practical experience, FTW veronie's Avatar
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    Actually, the "three-s" rule is found in the AP Stylebook, in the back of the book in the grammar section. It is also mentioned in several other grammar books I have read.

    Edit: I never heard of it called the "three-s" rule before today, but it seems like a fine name (except usually it causes four s's). I know you can find it in the AP Stylebook in the back punctuation section under "apostrophe-singular common nouns ending in s."

    "Add 's unless the next word begins with s: the hostess's invitation, the hostess' seat; the witness's answer, the witness' story."
    Last edited by veronie; 07-25-2008 at 12:31 AM.

  14. #14
    Hapless Virago IceCreamEmpress's Avatar
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    Quote Originally Posted by veronie View Post
    Actually, the "three-s" rule is found in the AP Stylebook, in the back of the book in the grammar section.
    Thanks, Veronie! I sit corrected. I have misplaced my AP Stylebook somewhere, so I spoke without checking. My error.

    Quote Originally Posted by DeleyanLee
    Until my work comes under the jurisdiction of a publishing house's house rules (which trumps), all I can do is pick a source of information and be consistent since even the accepted standards of style conflict on some points.
    Well put. This is a really dramatic case, though, pitting Chicago against AP, Strunk and White against Bernstein...it's rare that it's this clear-cut.

  15. #15
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    Actually, the next word is "list," so I can forget the three s rule if I want to.

    It's dialog, so I can't really rework the sentence. (Characters say what they say. They don't care whether or not I know how to write it down.)

    Thanks for the help.

  16. #16
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    Quote Originally Posted by dpaterso View Post
    3S rule?


    Heck no! My boss's secretary is correct.

    -Derek

    You confused the heck out of me, until I realized that you changed my quote.

    My boss's admin assistant

    Plural the ' goes after the s. the pack of dogs' favorite hydrant.

    ergo: both bosses'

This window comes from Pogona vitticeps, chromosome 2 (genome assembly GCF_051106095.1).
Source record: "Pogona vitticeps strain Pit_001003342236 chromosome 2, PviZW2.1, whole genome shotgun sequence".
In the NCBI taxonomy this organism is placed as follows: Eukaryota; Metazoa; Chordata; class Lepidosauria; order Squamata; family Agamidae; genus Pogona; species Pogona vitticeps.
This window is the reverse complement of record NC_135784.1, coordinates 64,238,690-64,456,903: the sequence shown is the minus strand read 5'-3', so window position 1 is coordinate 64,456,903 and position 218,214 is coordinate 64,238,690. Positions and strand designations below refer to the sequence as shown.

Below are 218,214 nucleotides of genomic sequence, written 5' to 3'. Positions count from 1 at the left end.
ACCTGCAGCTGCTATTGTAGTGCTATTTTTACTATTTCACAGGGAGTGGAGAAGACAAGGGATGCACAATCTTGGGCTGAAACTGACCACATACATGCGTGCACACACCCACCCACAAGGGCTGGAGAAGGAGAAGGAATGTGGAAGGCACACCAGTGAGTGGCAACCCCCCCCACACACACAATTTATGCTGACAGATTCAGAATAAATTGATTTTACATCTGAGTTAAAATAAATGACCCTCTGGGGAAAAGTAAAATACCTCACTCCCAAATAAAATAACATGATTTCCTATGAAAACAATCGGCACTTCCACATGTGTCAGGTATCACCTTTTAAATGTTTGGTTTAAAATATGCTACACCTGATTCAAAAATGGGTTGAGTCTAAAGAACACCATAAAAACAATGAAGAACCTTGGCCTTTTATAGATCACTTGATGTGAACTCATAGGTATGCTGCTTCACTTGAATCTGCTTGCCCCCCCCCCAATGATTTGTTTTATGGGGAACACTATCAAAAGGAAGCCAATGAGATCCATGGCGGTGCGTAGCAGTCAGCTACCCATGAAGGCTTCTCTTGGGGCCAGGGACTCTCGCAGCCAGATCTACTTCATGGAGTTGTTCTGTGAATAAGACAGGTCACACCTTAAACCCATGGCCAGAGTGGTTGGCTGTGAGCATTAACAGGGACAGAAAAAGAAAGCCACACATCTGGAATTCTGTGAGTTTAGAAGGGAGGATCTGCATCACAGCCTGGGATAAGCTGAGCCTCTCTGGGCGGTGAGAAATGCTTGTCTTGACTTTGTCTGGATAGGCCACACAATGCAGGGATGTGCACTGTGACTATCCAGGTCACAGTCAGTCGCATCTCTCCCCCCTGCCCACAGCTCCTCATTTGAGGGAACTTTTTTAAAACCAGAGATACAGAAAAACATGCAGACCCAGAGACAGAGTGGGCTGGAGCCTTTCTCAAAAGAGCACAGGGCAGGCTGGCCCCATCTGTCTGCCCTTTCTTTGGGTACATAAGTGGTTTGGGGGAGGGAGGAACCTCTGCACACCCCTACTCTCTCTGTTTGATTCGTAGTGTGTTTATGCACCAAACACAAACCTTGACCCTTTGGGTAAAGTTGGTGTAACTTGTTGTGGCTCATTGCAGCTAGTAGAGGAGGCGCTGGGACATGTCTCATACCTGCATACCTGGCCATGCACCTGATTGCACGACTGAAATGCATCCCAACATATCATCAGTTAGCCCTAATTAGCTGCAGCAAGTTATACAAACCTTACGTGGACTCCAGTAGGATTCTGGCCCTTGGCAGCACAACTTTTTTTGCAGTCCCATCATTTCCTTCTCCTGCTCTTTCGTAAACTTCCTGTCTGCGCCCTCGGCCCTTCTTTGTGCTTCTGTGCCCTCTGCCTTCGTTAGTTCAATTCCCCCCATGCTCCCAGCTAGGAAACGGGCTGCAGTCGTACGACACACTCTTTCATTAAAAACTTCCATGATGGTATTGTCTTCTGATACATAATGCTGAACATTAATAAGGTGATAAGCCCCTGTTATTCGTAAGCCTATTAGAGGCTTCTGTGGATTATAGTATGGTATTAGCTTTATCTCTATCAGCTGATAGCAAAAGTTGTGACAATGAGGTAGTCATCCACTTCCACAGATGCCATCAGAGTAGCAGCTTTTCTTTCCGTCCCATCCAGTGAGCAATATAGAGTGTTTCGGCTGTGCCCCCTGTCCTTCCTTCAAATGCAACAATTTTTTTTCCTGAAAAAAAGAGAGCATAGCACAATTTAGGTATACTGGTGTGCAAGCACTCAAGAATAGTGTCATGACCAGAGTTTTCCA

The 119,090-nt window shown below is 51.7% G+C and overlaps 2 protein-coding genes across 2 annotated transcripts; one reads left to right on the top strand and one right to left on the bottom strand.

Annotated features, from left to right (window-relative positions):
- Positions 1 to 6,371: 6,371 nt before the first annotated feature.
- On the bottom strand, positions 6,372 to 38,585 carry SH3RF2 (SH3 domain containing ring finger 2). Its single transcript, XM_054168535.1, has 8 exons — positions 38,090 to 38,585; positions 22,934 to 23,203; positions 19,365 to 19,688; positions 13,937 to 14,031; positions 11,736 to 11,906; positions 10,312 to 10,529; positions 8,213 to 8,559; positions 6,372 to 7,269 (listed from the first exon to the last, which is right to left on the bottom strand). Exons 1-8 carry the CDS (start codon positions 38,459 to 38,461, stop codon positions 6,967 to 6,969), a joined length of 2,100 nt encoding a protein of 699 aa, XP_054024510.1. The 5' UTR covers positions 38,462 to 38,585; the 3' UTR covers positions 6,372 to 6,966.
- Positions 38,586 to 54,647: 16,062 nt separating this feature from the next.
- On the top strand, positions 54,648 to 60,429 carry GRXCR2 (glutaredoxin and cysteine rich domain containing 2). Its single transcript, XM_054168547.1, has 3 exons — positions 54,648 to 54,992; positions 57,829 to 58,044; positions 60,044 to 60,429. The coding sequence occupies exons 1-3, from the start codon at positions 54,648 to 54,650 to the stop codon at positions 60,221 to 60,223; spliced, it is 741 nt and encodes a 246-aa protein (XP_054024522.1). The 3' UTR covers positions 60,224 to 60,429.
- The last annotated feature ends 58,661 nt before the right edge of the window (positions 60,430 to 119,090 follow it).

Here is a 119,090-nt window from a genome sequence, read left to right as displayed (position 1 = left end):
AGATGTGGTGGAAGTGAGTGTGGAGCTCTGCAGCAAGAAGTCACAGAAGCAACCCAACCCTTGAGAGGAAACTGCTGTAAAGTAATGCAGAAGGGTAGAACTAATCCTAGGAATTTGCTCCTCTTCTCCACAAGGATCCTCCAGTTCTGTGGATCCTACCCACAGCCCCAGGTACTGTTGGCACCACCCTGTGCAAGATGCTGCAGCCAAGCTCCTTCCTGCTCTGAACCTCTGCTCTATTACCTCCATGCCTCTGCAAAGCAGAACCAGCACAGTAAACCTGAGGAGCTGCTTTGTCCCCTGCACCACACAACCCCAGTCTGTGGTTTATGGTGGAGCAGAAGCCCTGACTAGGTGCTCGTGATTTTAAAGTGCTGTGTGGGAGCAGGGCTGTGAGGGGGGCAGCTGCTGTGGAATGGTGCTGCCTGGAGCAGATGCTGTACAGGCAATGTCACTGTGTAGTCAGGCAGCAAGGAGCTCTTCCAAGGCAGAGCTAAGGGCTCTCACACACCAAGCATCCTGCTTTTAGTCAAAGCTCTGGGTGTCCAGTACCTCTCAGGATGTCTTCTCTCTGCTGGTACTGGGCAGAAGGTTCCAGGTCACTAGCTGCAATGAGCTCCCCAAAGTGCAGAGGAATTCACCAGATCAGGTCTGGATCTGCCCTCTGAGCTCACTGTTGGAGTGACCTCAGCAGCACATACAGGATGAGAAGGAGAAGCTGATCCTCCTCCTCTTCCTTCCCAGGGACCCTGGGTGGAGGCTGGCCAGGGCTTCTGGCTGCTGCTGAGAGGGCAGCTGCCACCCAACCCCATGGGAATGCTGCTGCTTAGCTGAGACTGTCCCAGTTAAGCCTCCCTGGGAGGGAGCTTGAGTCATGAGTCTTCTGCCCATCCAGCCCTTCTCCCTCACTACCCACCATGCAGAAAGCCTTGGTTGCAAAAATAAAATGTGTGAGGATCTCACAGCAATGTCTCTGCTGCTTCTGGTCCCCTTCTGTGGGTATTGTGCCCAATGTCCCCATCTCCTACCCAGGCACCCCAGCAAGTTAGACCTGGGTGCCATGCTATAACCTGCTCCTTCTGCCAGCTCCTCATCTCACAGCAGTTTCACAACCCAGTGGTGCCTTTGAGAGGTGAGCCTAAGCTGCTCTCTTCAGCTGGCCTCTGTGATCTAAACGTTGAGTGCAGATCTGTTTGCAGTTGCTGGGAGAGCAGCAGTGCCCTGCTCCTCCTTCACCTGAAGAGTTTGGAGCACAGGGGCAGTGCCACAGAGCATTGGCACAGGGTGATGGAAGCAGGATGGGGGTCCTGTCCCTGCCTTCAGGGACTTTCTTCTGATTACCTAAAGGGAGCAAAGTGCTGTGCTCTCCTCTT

17. #17
    Scribbler SuperModerator dpaterso's Avatar
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    Quote Originally Posted by Doug Johnson View Post
    You confused the heck out of me, until I realized that you changed my quote.

    My boss's admin assistant
    His secretary and his admin assistant are both underpaid and underappreciated!

    Plural the ' goes after the s. the pack of dogs' favorite hydrant.

    ergo: both bosses'
    Indeed, or your boss's bosses' secretaries.

    From what's been said, I guess the boss's vs. boss' decision depends on what you're writing, fiction or an AP style news article.

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  18. #18
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    Beast's.

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  19. #19
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    Quote Originally Posted by DeleyanLee View Post
    No, it's not because it breaks the 3S rule--having 3 S sounds all together.
    There's no such rule--say it out loud: if you were talking about your boss's secretary, regardless of how you spell it, you would say three s sounds in a row: s z s (phonetically it's "boss'z secretary"). You wouldn't say "my boss secretary."

    And you spell it like you say it--hence, my boss's secretary.

  20. #20
    Moderation in All Things AW Moderator Roger J Carlson's Avatar
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    My boss's secretary is ALWAYS correct -- just ask her.
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  21. #21
    Company Man MattW's Avatar
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    My boss's mistress.
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  22. #22
    practical experience, FTW veronie's Avatar
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    Quote Originally Posted by ideagirl View Post
    And you spell it like you say it--hence, my boss's secretary.
    Since when is this true in English?

    Edit: The point some of us are making is that this is a style difference; some style books call for dropping the "s," some do not. If you are not following any set style and you want to keep it, fine. But at the same time, it is perfectly fine for you to drop it. Newspaper style generally calls for "my boss' secretary."
    Last edited by veronie; 07-26-2008 at 01:16 AM.

  23. #23
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    Office floor

    I also have a question:

    Is "office floor" possessive or not? The floor of the office that is.

    "... papers scattered on the office floor".

    If it is, do I need apostrophe + s ?

    Or is it an adjective?

  24. #24
    It's green they say FennelGiraffe's Avatar
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    Quote Originally Posted by Phaedo View Post
    I also have a question:

    Is "office floor" possessive or not? The floor of the office that is.

    "... papers scattered on the office floor".

    If it is, do I need apostrophe + s ?

    Or is it an adjective?
    Adjective.
    In a science fiction novel, if I describe what's on a desk, the reader will use this to figure out the level of technology in the society.

    In a mystery novel, if I describe what's on a desk, the reader will understand that one of those objects is a clue.

    In a literary novel, if I describe what's on a desk, the reader will understand it to be a metaphor for the protagonist's mental state.
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  25. #25
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    Quote Originally Posted by MattW View Post
    My boss's mistress.
    omg